Rauenstein Castle guarded the crossing over the River Flöha along the road from Freiberg to Annaberg. The castle is first mentioned in 1323, although from archaeological investigations it is postulated that it had been built by around 1200. The first lords of Rauenstein were the Schellenbergers.
After several changes of ruler, the castle went into the possession of the Electorate of Saxony in 1567. The Amt of Rauenstein was given to Wolkenstein in 1596. Around 1630 large structural changes were made. The road tunnel also dates to this time.
From 1651 to 1743 the castle was rented to the von Römer family, who had become very wealthy as a result of silver mining in the Schneeberg area. Its owner, Christian August Hähnel, who had bought Rauenstein in 1816, his nephew, Wolfgang, Freiherr von Herder (owner from 1843 to 1853) and another family member, Wilhelm Freiherr von Herder, were members of the Saxon Landtag. The next owner, Gottfried Freiherr von Herder, was a German Conservative Reichstag MP from 1893 to 1898.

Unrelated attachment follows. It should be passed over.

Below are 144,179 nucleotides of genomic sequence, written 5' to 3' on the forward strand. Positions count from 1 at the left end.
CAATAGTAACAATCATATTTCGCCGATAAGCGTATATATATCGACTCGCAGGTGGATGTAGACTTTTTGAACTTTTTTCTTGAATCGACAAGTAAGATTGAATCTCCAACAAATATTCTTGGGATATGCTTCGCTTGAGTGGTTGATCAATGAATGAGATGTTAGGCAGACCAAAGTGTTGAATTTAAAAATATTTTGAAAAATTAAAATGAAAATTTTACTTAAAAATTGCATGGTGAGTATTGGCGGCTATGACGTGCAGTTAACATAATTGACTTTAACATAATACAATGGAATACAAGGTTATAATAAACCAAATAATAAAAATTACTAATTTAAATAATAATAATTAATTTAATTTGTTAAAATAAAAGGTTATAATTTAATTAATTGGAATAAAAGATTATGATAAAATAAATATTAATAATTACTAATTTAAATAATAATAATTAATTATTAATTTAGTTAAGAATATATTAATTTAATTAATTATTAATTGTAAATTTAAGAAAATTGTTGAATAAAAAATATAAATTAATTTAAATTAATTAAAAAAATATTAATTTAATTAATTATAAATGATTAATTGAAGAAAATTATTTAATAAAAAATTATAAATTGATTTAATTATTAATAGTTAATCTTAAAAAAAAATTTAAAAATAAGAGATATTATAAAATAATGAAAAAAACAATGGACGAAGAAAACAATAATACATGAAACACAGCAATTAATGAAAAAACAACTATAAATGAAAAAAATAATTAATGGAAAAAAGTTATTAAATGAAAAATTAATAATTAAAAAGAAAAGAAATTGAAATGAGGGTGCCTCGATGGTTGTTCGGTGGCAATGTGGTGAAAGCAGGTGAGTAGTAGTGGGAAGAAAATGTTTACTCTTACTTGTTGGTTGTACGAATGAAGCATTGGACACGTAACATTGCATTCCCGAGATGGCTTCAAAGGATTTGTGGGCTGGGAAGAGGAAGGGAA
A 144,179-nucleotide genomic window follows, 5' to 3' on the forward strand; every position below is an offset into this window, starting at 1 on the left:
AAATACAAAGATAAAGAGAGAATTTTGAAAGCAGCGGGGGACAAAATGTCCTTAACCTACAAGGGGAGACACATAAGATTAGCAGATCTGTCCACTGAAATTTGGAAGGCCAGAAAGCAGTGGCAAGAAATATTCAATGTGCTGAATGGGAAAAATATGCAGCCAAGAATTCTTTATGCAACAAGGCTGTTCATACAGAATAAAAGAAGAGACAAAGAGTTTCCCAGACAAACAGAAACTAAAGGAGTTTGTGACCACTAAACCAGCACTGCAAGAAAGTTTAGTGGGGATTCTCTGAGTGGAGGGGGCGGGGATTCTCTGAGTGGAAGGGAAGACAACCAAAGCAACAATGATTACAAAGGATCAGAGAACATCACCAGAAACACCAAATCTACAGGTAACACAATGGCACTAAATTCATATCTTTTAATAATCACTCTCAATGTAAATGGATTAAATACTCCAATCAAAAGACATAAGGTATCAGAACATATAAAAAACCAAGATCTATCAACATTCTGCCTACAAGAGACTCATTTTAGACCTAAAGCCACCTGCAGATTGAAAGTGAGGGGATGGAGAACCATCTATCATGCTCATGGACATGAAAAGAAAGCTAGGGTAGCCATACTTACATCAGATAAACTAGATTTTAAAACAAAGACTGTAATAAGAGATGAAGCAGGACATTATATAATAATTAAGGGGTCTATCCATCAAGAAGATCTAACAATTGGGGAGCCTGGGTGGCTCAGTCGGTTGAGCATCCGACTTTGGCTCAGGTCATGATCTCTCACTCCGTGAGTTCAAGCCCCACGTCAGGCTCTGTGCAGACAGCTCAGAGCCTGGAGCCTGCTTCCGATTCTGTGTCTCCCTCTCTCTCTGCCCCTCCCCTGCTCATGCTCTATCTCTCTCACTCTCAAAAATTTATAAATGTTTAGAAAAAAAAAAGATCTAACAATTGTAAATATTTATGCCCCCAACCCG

After its confiscation as part of the land reform in the Soviet Zone of Occupation in 1945, the castle was used as a children's convalescent home. It has been owned by a private family since 1998 and may now only be viewed from the outside.References:
Easter Aquhorthies stone circle, located near Inverurie, is one of the best-preserved examples of a recumbent stone circle, and one of the few that still have their full complement of stones. It consists of a ring of nine stones, eight of which are grey granite and one red jasper. Two more grey granite stones flank a recumbent of red granite flecked with crystals and lines of quartz. The circle is particularly notable for its builders' use of polychromy in the stones, with the reddish ones situated on the SSW side and the grey ones opposite.
The placename Aquhorthies derives from a Scottish Gaelic word meaning 'field of prayer', and may indicate a 'long continuity of sanctity' between the Stone or Bronze Age circle builders and their much later Gaelic successors millennia later. The circle's surroundings were landscaped in the late 19th century, and it sits within a small fenced and walled enclosure. A stone dyke, known as a roundel, was built around the circle some time between 1847 and 1866–7.